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Mass, Weight and Gravity

The standard unit of mass is the kilogram (kg), The kilogram is defined as being equal to the mass of the international prototype kilogram, which is a platinum-irridium cylinder, stored at the International Bureau of Weights and Measures in Paris.


Mass is the measure of matter an object has. This measurement of mass is not affected by gravity; a bag of sugar would still have the same mass on the moon and on earth. Weight on the other hand IS affected by gravity, the SI unit of weight being that of the Newton (N). Weight is defined as the gravitational force of attraction between the mass of the earth and the mass of a body. The weight of an object can be calculated from the equation:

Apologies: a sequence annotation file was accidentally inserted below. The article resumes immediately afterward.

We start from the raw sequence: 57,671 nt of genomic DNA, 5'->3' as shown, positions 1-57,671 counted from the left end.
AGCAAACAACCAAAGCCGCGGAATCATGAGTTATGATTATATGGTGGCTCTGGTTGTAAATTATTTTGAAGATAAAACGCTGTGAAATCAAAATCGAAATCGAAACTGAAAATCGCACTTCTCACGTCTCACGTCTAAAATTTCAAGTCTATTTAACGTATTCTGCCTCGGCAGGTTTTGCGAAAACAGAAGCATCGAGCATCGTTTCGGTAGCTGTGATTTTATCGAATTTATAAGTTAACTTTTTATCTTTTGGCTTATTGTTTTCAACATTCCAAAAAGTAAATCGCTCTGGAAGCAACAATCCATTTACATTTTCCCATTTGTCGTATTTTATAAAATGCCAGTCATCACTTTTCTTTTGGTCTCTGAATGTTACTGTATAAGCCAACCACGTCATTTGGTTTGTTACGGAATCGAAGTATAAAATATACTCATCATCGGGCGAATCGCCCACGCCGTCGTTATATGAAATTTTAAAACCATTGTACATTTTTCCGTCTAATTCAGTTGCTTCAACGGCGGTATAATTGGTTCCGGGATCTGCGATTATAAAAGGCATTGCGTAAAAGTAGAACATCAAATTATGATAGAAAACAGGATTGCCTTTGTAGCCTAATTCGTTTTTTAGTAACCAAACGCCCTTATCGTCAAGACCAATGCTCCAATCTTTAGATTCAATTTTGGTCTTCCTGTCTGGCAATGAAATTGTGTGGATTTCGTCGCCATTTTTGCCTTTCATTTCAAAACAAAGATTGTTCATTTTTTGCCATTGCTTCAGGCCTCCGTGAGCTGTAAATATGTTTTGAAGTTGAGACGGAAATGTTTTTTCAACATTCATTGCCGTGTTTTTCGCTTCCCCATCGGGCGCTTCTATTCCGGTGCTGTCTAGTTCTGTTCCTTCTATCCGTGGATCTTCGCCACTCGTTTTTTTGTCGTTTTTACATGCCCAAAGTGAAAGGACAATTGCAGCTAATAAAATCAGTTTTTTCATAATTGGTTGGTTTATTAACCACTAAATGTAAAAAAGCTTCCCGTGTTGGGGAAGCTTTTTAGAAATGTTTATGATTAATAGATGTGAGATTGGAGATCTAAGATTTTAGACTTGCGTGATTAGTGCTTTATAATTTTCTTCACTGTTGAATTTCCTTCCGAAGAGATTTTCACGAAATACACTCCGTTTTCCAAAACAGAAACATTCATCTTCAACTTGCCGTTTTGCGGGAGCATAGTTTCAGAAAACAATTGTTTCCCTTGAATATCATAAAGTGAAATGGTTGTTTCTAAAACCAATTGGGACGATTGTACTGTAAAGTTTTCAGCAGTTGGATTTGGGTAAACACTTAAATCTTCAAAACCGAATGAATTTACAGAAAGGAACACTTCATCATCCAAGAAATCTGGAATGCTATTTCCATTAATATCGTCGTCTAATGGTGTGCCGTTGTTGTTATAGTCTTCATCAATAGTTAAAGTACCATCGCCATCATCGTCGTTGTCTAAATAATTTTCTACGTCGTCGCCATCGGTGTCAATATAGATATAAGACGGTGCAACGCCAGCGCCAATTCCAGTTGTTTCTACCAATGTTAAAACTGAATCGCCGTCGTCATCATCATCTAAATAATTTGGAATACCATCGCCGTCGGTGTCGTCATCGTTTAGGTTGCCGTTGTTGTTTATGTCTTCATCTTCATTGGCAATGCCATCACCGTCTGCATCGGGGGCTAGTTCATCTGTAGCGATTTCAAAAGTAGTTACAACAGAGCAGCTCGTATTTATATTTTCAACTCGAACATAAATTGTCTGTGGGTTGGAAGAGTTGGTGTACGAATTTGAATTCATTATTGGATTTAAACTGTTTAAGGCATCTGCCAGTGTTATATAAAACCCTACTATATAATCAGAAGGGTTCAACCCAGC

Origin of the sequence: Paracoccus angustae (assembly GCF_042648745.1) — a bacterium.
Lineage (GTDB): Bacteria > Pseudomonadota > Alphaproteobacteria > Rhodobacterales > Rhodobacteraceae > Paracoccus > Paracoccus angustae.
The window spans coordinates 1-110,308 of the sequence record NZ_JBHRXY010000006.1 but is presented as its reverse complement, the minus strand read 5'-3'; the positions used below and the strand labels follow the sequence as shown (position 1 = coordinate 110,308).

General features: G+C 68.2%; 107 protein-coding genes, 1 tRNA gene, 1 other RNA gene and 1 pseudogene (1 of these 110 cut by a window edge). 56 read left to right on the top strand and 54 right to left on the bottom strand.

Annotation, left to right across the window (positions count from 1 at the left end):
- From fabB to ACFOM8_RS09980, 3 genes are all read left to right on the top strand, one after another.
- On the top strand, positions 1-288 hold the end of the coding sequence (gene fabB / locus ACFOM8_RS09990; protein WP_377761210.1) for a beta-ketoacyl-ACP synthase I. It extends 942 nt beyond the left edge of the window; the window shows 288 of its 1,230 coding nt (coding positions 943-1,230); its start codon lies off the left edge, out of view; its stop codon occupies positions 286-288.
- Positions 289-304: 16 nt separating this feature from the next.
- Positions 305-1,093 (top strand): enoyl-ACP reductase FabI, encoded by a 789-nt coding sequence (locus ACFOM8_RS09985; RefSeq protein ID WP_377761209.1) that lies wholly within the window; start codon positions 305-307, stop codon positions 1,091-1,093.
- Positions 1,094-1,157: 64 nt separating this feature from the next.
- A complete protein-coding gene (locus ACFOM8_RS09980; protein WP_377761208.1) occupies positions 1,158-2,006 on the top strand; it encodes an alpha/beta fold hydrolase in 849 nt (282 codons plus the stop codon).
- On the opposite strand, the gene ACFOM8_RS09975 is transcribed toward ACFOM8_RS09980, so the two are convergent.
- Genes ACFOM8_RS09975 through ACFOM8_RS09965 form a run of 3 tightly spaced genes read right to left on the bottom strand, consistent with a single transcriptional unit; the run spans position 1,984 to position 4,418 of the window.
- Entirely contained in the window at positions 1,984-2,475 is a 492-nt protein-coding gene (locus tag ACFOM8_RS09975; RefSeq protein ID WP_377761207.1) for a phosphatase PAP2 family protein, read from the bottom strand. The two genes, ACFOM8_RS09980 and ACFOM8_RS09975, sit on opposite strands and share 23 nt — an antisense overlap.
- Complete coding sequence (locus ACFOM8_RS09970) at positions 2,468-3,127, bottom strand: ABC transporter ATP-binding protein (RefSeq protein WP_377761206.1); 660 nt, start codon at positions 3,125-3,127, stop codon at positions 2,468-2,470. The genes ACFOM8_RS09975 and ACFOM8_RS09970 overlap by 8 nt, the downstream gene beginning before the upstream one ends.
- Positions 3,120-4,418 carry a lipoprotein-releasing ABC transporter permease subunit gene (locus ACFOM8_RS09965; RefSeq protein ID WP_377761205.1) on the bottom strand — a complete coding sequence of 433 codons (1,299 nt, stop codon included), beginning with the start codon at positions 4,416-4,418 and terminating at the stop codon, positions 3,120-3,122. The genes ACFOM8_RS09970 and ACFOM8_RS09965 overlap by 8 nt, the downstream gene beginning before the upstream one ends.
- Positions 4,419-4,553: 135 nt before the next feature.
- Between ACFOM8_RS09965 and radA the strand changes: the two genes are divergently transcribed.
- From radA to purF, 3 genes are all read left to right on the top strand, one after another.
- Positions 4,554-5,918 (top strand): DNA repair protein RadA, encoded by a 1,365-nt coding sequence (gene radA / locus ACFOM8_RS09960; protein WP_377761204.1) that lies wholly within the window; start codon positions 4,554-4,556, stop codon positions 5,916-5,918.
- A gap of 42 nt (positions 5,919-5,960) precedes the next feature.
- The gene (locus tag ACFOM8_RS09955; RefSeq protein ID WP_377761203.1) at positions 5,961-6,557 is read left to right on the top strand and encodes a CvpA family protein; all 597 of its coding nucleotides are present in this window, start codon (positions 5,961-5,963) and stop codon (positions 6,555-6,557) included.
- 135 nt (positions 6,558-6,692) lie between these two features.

W = mg

Where
W= Weight
m= Mass
g= Gravitational acceleration

Gravitational acceleration varies with distance from the earth’s surface, at sea level the gravitational acceleration has a value of 9.806 m s¯², and for most applications this is a sufficient value to work from. So to work out the weight of a bag of sugar which has a mass of 1Kg in Newtons we simply use the formula above and put in the values.

Weight = (m)1Kg  x  (g)9.806 m s¯²

Weight = 9.806 N


 

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